1) The metaphor for having no ego: To have “No Ego” is like getting older and have some things that were important to us before, such as partying, become less important. This is how losing the Ego feels.

It is like listening to different sounds on a background that we usually tune out, such as the birds’ singing. These sounds are contently there, but because they are not immediately necessary to us, we gradually become deaf. In this way, we are selective about what we allow to go inside our awareness and what keeps out. This proves that we can tune everything out, including these things that we think are important to us right now, including pain.

When pain arises, such as when we sit cross-legged for hours, we notice the problem, but we don’t need to do anything besides noticing. In this way, catching is just seeing that the is some tension in the muscles, which we usually connect to pain, but not going further than muscle tension, as the problem is not important to us, in a similar way like birds singing is not important.

Indeed, the pain will go away in a similar way to everything else, which Buddhists call impermanence.

2) Impermanence: The idea of impermanence was drilled into my head when it came to having no attachments and “no ego”. Buddhists say that if we are attached to something, we become slaves to it. However, we perceive attachments as permanent, while nothing is permanent. Pain and other emotions are impermanent, so is the world, so is our bodies. We are all going to get sick, old, and die.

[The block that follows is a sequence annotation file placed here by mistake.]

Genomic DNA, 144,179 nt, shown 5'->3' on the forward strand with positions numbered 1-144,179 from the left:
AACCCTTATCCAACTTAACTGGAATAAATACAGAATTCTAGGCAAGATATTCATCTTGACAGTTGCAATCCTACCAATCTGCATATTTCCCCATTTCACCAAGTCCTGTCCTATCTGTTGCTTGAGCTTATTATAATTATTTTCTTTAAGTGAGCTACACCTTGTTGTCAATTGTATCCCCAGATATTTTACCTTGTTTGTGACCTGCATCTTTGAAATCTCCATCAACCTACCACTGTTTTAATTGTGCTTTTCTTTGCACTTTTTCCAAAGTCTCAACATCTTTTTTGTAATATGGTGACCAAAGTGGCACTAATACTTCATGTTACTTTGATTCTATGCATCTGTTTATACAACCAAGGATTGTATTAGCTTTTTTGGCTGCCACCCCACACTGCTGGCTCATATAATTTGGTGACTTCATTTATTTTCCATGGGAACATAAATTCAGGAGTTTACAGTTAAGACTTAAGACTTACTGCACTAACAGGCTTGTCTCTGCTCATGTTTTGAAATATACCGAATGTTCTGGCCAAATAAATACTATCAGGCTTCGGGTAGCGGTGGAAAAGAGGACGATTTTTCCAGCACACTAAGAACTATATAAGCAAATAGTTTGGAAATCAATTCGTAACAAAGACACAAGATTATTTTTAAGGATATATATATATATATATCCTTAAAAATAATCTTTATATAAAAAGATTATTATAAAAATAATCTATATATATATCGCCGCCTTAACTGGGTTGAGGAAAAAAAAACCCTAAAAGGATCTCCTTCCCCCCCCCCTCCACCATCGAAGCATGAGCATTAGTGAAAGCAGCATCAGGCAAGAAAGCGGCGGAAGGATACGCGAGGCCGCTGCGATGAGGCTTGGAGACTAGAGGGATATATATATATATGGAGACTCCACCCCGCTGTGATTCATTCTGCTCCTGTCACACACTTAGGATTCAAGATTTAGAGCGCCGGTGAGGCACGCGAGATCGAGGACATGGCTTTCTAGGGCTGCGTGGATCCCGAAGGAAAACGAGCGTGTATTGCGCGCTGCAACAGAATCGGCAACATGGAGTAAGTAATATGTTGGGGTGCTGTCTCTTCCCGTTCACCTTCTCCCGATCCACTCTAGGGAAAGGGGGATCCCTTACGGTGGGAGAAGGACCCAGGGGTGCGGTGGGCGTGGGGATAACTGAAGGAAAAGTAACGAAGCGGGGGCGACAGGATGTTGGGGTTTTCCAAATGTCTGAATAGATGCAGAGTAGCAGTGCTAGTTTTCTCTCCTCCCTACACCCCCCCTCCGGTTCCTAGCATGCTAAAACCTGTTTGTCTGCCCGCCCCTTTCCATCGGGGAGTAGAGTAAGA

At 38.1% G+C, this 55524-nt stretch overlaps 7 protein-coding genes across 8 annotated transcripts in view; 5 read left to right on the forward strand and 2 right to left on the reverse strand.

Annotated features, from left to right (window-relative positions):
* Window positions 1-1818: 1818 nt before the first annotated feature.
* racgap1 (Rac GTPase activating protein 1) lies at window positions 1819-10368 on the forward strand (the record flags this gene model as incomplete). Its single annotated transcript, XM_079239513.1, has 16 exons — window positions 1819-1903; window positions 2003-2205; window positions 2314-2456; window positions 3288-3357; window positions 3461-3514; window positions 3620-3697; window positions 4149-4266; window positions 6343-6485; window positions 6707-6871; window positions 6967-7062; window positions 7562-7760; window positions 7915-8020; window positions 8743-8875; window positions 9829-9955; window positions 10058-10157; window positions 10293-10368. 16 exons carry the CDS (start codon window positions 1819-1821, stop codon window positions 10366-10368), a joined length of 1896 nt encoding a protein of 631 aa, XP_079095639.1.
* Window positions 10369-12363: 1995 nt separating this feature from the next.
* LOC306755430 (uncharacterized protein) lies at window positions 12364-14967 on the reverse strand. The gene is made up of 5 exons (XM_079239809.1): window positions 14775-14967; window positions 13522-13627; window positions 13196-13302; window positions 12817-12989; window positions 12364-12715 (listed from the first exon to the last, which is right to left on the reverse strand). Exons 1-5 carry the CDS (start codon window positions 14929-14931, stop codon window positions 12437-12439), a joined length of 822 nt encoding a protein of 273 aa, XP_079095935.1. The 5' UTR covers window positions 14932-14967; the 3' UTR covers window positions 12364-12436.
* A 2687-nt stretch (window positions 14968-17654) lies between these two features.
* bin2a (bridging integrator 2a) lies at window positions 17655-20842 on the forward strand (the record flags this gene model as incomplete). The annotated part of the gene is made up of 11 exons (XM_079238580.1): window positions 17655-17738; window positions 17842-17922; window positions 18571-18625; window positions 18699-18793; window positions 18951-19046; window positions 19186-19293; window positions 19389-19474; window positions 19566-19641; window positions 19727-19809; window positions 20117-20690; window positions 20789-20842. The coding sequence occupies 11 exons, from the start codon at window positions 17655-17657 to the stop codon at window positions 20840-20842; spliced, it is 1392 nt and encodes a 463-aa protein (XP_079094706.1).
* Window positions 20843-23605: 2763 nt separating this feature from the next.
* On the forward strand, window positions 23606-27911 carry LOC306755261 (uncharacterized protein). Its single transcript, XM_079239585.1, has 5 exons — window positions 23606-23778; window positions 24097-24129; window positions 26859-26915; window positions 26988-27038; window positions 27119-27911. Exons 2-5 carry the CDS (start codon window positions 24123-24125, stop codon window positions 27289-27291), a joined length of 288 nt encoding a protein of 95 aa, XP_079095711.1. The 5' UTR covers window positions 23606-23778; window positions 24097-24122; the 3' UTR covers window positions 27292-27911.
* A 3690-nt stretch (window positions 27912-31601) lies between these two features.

3) Selfishness: For Buddhists, oppose to having No Ego is called Selfishness. It is the source of all suffering in the world. From one side ego was just fabricated by our mind. On the other side, whenever “I” emerges, it immediately brings Suffering to the self’s bearer and perhaps to the world. For example, when we love selfishly, we can get hurt or hurt others. When we want something, like a car, we don’t have it, causing us Suffering. And the more we want, the more we suffer.